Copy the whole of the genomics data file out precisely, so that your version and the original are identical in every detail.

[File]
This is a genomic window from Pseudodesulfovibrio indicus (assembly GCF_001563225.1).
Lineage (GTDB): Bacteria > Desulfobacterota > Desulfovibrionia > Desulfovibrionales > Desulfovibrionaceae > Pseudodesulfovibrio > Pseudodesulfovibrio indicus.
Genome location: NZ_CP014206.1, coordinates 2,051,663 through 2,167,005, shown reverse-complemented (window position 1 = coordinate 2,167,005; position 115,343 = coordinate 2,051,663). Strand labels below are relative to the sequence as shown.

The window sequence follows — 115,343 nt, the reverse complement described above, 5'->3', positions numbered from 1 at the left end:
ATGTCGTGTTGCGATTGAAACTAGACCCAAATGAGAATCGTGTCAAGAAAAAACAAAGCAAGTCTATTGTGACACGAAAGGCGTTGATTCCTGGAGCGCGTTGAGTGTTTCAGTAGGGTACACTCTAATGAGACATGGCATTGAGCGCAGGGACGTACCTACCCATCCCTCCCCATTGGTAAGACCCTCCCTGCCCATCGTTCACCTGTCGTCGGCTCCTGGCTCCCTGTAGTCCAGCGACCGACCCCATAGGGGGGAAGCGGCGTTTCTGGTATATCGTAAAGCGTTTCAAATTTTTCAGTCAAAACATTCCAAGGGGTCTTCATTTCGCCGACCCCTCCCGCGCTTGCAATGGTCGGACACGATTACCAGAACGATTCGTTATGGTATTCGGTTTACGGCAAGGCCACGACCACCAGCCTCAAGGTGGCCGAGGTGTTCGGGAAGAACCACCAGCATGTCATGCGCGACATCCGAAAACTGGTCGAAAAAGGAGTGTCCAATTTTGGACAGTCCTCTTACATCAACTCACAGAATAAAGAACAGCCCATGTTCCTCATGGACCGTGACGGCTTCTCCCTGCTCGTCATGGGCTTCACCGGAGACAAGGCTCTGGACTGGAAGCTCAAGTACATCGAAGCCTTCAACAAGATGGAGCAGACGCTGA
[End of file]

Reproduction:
This is a genomic window from Pseudodesulfovibrio indicus (assembly GCF_001563225.1).
Lineage (GTDB): Bacteria > Desulfobacterota > Desulfovibrionia > Desulfovibrionales > Desulfovibrionaceae > Pseudodesulfovibrio > Pseudodesulfovibrio indicus.
Genome location: NZ_CP014206.1, coordinates 2,051,663 through 2,167,005, shown reverse-complemented (window position 1 = coordinate 2,167,005; position 115,343 = coordinate 2,051,663). Strand labels below are relative to the sequence as shown.

The window sequence follows — 115,343 nt, the reverse complement described above, 5'->3', positions numbered from 1 at the left end:
ATGTCGTGTTGCGATTGAAACTAGACCCAAATGAGAATCGTGTCAAGAAAAAACAAAGCAAGTCTATTGTGACACGAAAGGCGTTGATTCCTGGAGCGCGTTGAGTGTTTCAGTAGGGTACACTCTAATGAGACATGGCATTGAGCGCAGGGACGTACCTACCCATCCCTCCCCATTGGTAAGACCCTCCCTGCCCATCGTTCACCTGTCGTCGGCTCCTGGCTCCCTGTAGTCCAGCGACCGACCCCATAGGGGGGAAGCGGCGTTTCTGGTATATCGTAAAGCGTTTCAAATTTTTCAGTCAAAACATTCCAAGGGGTCTTCATTTCGCCGACCCCTCCCGCGCTTGCAATGGTCGGACACGATTACCAGAACGATTCGTTATGGTATTCGGTTTACGGCAAGGCCACGACCACCAGCCTCAAGGTGGCCGAGGTGTTCGGGAAGAACCACCAGCATGTCATGCGCGACATCCGAAAACTGGTCGAAAAAGGAGTGTCCAATTTTGGACAGTCCTCTTACATCAACTCACAGAATAAAGAACAGCCCATGTTCCTCATGGACCGTGACGGCTTCTCCCTGCTCGTCATGGGCTTCACCGGAGACAAGGCTCTGGACTGGAAGCTCAAGTACATCGAAGCCTTCAACAAGATGGAGCAGACGCTGA